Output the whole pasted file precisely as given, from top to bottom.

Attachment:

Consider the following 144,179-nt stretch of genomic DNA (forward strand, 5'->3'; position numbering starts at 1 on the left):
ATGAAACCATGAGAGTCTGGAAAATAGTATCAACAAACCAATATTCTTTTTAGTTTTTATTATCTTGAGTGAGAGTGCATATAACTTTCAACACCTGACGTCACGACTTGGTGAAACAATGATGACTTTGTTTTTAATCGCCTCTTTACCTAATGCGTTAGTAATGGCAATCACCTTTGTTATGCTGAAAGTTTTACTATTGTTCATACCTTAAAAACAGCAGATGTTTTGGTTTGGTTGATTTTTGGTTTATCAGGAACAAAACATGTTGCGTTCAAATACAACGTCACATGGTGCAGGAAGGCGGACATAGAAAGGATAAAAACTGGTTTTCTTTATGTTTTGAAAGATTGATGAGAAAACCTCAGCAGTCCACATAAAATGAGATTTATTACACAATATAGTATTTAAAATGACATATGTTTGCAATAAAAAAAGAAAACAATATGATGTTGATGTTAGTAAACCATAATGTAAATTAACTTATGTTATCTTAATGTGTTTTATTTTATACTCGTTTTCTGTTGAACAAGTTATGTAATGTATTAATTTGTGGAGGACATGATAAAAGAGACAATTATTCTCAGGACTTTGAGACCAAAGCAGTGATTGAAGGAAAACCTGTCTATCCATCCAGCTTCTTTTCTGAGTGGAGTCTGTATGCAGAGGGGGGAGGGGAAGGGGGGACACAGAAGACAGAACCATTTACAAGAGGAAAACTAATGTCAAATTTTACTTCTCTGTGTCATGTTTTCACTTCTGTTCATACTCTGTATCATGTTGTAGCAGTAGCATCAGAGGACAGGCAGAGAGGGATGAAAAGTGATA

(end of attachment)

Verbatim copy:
Consider the following 144,179-nt stretch of genomic DNA (forward strand, 5'->3'; position numbering starts at 1 on the left):
ATGAAACCATGAGAGTCTGGAAAATAGTATCAACAAACCAATATTCTTTTTAGTTTTTATTATCTTGAGTGAGAGTGCATATAACTTTCAACACCTGACGTCACGACTTGGTGAAACAATGATGACTTTGTTTTTAATCGCCTCTTTACCTAATGCGTTAGTAATGGCAATCACCTTTGTTATGCTGAAAGTTTTACTATTGTTCATACCTTAAAAACAGCAGATGTTTTGGTTTGGTTGATTTTTGGTTTATCAGGAACAAAACATGTTGCGTTCAAATACAACGTCACATGGTGCAGGAAGGCGGACATAGAAAGGATAAAAACTGGTTTTCTTTATGTTTTGAAAGATTGATGAGAAAACCTCAGCAGTCCACATAAAATGAGATTTATTACACAATATAGTATTTAAAATGACATATGTTTGCAATAAAAAAAGAAAACAATATGATGTTGATGTTAGTAAACCATAATGTAAATTAACTTATGTTATCTTAATGTGTTTTATTTTATACTCGTTTTCTGTTGAACAAGTTATGTAATGTATTAATTTGTGGAGGACATGATAAAAGAGACAATTATTCTCAGGACTTTGAGACCAAAGCAGTGATTGAAGGAAAACCTGTCTATCCATCCAGCTTCTTTTCTGAGTGGAGTCTGTATGCAGAGGGGGGAGGGGAAGGGGGGACACAGAAGACAGAACCATTTACAAGAGGAAAACTAATGTCAAATTTTACTTCTCTGTGTCATGTTTTCACTTCTGTTCATACTCTGTATCATGTTGTAGCAGTAGCATCAGAGGACAGGCAGAGAGGGATGAAAAGTGATA